Portland Trail Blazers: Greg Oden Offer Is a Head Scratcher
Jonathan Ferrey/Getty Images
The NBA regular season is 82 games long.
That's it, 82 games.
Oden has been sidelined for the entirety of two seasons: The 2007-2008 season and the 2010-2011 season (while having micro-fracture surgery on each of his knees).
Micro-fracture surgery, the same surgery that helped hasten Chris Webber and Tracy McGrady's falls from superstars to role players, has a history of not always being kind to its recipients.
Entering free agency for the first time, one might expect Oden to latch-on with a contender seeking a big man off the bench. His contract would probably be one, maybe two, million a year, until he proves he can stay healthy, at which point he will be rewarded with a richer contract.
The Trail Blazers pulled a fast one on the NBA, extending a qualifying offer of $8.8 million to Oden, making him a restricted free agent and forcing any team that wants to sign Oden to pay at least that amount for a one-year deal.
There are a multitude of reasons why Portland made this offer to Oden (some good, most bad), which will no doubt be analyzed to death by the talking heads on all of the major sports networks. No matter the reasoning behind Portland's offer, it will forever be a head scratcher; none of the potential reasons for re-signing Oden make any sense.
Yes, Greg Oden is only 23 and, at that age, has plenty of time left to develop into an NBA star, but he has shown no signs that he is physically capable of playing at a high level for extended periods of time in the NBA.
Even when he was healthy, Oden was playing little more than 20 minutes per game. Oden just simply does not have the look of a durable seven-footer. Think of players like Shaquille O'Neal, Tim Duncan, David Robinson and even Dirk Nowitzki. At seven-feet tall, these players have all been able to handle the rigors of NBA games.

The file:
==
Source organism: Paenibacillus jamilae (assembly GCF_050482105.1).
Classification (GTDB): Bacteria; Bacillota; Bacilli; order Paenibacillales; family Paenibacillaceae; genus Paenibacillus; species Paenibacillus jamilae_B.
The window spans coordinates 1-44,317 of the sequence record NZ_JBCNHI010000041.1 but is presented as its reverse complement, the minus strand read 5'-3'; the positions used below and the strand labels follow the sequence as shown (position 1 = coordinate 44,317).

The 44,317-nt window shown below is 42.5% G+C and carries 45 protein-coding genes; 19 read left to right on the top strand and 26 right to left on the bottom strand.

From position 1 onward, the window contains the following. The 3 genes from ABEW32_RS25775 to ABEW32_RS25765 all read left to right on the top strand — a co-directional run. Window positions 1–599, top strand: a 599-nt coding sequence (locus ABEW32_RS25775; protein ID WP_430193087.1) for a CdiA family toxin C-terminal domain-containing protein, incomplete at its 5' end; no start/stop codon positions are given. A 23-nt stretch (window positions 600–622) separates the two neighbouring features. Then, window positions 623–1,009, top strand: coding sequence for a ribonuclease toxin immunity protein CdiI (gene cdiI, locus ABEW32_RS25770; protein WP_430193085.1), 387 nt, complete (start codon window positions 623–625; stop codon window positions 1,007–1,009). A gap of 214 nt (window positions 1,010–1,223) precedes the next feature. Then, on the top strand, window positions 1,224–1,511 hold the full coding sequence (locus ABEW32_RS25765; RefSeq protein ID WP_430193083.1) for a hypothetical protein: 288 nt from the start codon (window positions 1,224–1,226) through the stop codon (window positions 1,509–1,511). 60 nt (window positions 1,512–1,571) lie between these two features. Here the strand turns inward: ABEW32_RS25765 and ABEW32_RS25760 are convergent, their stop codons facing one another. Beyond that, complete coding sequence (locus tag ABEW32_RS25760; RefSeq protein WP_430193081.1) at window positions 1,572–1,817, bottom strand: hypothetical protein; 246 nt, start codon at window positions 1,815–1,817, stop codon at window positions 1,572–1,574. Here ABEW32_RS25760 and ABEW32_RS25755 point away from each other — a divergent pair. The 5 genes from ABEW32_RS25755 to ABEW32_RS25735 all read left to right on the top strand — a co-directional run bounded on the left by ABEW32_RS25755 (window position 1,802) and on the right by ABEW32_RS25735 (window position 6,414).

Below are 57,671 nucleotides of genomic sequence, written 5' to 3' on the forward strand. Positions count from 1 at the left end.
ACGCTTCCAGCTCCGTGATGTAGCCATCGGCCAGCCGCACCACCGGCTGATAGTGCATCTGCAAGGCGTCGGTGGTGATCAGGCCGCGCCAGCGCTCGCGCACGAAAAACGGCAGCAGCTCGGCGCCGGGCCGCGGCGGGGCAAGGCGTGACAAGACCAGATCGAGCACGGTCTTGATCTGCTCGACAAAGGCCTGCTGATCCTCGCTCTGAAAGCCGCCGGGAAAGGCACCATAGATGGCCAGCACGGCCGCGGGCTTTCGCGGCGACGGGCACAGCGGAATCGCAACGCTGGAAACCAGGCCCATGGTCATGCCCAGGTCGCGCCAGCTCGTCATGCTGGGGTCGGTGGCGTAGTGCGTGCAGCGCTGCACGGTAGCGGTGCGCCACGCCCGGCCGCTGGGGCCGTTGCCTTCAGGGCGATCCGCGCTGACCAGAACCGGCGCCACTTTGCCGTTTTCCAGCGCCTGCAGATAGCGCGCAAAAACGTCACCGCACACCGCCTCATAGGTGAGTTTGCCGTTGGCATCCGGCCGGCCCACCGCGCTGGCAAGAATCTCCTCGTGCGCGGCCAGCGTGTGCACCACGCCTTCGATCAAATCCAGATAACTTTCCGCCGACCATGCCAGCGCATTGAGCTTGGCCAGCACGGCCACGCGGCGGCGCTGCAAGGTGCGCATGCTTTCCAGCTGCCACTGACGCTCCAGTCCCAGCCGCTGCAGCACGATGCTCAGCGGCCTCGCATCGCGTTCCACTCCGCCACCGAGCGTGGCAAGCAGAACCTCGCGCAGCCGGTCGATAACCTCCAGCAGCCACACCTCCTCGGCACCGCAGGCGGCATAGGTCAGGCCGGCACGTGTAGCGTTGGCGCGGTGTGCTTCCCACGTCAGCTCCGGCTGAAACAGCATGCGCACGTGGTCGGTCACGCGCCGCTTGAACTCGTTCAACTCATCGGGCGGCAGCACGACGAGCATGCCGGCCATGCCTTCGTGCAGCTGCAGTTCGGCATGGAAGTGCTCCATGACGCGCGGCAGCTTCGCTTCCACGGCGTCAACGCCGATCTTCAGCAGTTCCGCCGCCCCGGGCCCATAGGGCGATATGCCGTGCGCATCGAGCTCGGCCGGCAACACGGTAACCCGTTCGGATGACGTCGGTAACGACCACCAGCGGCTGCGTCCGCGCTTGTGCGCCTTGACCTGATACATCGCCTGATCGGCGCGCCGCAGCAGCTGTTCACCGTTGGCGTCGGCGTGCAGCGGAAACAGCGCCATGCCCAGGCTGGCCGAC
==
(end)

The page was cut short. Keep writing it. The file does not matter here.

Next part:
But, they're built differently than Oden. Oden's body type just looks ill-suited to handle the running and jumping required to play basketball. There have been plenty of seven-footers who were betrayed by their body's inability to hold up over time—and Greg Oden appears to be the next.
Even before his injuries took their toll, Oden's offensive skill-set was very limited. Yes, the Trail Blazers probably never expected Oden to develop into a 20-10 guy, but time away from the game has likely so dulled his already limited offensive repertoire that he will probably be reduced to playing in a Joel Anthony-like role, providing solid defense for a few minutes at a time while being an offensive liability.
There is plenty of room for a seven-footer on the offensive end of the court, as proven by players like Nowitzki, Pau Gasol and Tyson Chandler, but those players have the ability to work within an offense, create their own shots, finish at the rim or knock down an open jumper when left open.
Oden never had any of these abilities. His offensive game was limited to back-to-the-basket post moves which are quickly becoming a thing of the past in the NBA.
Perhaps the most likely reason Portland is willing to hold onto Greg Oden is their refusal to accept the fact that choosing Oden over Kevin Durant was a bad pick.
This is the team that drafted Sam Bowie over Michael Jordan, after all.
If the Trail Blazers are somehow able to get No. 1 overall-pick value from Greg Oden, they will vindicate their decision to pick a defensive-minded center over one of the greatest scorers the league has ever seen.
If this is indeed the case, the Trail Blazers' front office is making one of the worst decisions of all time.
Just look at the Oakland Raiders. After finally admitting defeat in the case of JaMarcus Russell, the franchise was able to move on. Holding on to a player simply because they were a high draft pick can cripple a franchise and hurt the development of other players.
The San Francisco 49er's and their continued support of Alex Smith are a prime example.
Nothing against Greg Oden, he seems like a great young player and human being. It is truly saddening to see someone struggle to overcome his body's limitations. It should, however, be more saddening to Portland Trail Blazer fans to see their team throw nearly nine million dollars at a role player.
What is the duplicate article?
Why is this article offensive?
Where is this article plagiarized from?
Why is this article poorly edited?